BALTIMORE – LEGAL – Car accidents are the leading cause of injury in America. According to the National Safety Council, over 40,000 individuals died as a result of auto collisions in 2016, which is an increase of over 6% from the year before. Even worse, many of those car accidents end up in lawsuits due to damages and injuries. Car accident laws are guided by the specific laws of the state where they occur. If you are involved in a car accident, hire a Baltimore car accident attorney because, there are many components to making a claim, varying theories of liability, and ways to find out who is at fault.
Before a case goes to litigation
If you are in a car accident and fault has already been determined, it doesn’t have to end in a lawsuit. The first stage after any car accident is called the pre-litigation negotiation phase. It is where either you or the person representing you has the opportunity to communicate with the other party’s insurance company to try to reach a settlement. If the insurer’s offer is a reasonable and fair one, then you can agree to settle the case outside of court without suing. If the amount that the insurer offers you is not a fair amount to compensate you for your damages and injuries, then you will have to file a lawsuit.
No-Fault insurance rules
Some states operate under “no-fault” insurance laws. In these states, the likelihood of litigation is greatly decreased. In no-fault states, your insurance company is obligated to pay for any injuries you sustained to the maximum of your policy’s limit, regardless of who is at fault for the accident. The only exceptions are if criminal activity, drugs or alcohol are involved. There are times when an insurer will refuse to pay, however, even in no-fault states, which would require that you file a lawsuit against them to recover damages.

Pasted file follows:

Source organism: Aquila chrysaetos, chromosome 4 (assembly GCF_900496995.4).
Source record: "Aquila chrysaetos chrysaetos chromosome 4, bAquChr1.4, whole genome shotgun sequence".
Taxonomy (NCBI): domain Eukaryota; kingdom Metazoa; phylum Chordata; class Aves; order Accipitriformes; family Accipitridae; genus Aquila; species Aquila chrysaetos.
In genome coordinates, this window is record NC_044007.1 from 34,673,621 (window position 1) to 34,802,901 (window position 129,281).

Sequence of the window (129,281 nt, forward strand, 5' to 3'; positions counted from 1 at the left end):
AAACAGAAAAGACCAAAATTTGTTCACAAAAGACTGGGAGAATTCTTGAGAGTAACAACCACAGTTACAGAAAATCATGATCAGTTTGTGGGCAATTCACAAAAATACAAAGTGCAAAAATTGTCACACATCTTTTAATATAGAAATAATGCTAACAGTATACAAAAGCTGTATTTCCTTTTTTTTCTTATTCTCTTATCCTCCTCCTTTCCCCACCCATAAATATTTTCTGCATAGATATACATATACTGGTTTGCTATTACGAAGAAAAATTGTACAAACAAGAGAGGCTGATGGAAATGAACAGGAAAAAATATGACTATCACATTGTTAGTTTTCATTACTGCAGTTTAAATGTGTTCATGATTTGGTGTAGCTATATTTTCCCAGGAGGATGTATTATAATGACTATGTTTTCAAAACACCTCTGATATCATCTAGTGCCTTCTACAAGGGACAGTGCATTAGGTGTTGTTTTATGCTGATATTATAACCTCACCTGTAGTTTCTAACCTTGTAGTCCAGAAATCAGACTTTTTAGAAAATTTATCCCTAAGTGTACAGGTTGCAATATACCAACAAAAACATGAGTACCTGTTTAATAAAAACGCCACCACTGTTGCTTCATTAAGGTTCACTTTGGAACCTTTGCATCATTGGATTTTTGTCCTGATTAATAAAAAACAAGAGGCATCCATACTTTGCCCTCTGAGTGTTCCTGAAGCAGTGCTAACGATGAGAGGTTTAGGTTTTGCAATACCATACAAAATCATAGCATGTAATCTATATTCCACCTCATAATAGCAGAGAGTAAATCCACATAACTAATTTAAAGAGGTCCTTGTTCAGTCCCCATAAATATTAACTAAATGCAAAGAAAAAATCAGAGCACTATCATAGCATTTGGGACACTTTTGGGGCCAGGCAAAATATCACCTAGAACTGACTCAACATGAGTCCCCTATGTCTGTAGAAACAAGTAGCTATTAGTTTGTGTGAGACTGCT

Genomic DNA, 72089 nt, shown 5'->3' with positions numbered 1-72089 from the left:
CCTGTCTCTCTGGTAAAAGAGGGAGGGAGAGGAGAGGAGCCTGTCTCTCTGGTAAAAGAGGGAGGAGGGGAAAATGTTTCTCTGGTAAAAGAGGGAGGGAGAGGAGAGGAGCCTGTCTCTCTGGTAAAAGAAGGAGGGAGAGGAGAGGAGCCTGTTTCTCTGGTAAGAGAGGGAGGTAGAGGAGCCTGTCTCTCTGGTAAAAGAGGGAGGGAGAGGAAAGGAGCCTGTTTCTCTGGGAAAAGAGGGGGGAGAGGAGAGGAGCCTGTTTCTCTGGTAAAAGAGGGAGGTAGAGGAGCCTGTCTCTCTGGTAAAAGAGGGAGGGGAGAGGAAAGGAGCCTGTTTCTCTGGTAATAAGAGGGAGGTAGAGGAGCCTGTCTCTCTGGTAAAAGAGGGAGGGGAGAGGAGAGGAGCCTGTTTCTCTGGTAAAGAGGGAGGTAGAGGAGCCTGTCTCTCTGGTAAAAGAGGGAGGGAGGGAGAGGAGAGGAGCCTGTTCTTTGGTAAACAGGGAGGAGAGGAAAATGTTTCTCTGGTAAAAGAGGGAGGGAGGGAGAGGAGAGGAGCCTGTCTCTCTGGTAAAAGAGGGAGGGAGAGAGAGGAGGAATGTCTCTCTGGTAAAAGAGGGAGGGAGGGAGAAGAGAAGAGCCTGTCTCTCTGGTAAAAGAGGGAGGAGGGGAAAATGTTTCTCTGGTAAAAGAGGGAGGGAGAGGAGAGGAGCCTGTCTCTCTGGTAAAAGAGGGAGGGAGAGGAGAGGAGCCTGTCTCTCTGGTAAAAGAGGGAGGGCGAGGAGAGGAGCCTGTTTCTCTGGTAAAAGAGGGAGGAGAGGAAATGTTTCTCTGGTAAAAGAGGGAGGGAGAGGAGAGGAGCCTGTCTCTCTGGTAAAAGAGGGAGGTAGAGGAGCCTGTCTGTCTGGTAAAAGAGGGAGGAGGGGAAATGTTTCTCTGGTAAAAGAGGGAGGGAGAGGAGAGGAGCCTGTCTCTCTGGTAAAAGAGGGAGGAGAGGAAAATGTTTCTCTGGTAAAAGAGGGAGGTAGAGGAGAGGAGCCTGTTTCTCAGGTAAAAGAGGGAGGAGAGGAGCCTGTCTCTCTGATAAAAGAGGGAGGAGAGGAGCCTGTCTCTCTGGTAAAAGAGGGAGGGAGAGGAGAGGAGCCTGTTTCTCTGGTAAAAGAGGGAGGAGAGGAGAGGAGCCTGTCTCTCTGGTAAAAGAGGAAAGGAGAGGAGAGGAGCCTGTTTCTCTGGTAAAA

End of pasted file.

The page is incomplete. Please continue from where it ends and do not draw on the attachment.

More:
The no-fault laws hold two different thresholds that allow for a lawsuit to be initiated; they are:
Monetary Threshold States – These are states where only the medical expenses can go beyond the exceeded limit of the policy, and the person is eligible to sue for the remainder.
Verbal Threshold States – These are states that allow for severe injuries left unpaid the eligibility to initiate a lawsuit to have them covered.
In states that ascribe fault, “fault” is determined by the theory of negligence. In legal terms, “negligence” means that someone had a duty of care to another person and they acted in a manner inconsistent with that duty, resulting in injury or damage to someone. Negligence can be in the form of either doing something wrong or failing to do something that led to someone else being injured.
When you get behind the wheel of a car, you have an obligation to follow the rules of the road. That means that it is your duty to drive within the speed limit, obey road signs, not drive while under the influence of drugs and alcohol, and pay attention to the road. If you fail to uphold your duty of care, then you are in “breach of care,” which is what defines you as negligent and liable in at-fault states.
What are the different types of compensation you can receive in an auto accident suit?
For auto accidents, you are entitled to recover two different types of damages — economic and noneconomic. The types of things you are entitled to recover for are:
- Lost wages
- Medical expenses
- Property damage
- Pain and suffering
- Loss of companionship, consortium, or affection
- Where egregious or malicious behavior can be proved, the plaintiff is also eligible to recover for punitive damages
- Wrongful death, if the accident results in the death of the driver or passenger
If you are in a car accident — even if it is a fender bender — it is imperative to seek the help of a lawyer who specializes in auto accidents. If you choose to handle the claim on your own and either don’t claim or don’t know what you are entitled to, and you sign a settlement, you will absolve the insurer from any financial responsibility going forward. Before you sign anything or make any formal or informal statements to the insurer, it is imperative that you get the advice of your attorney to take the right steps to protect yourself.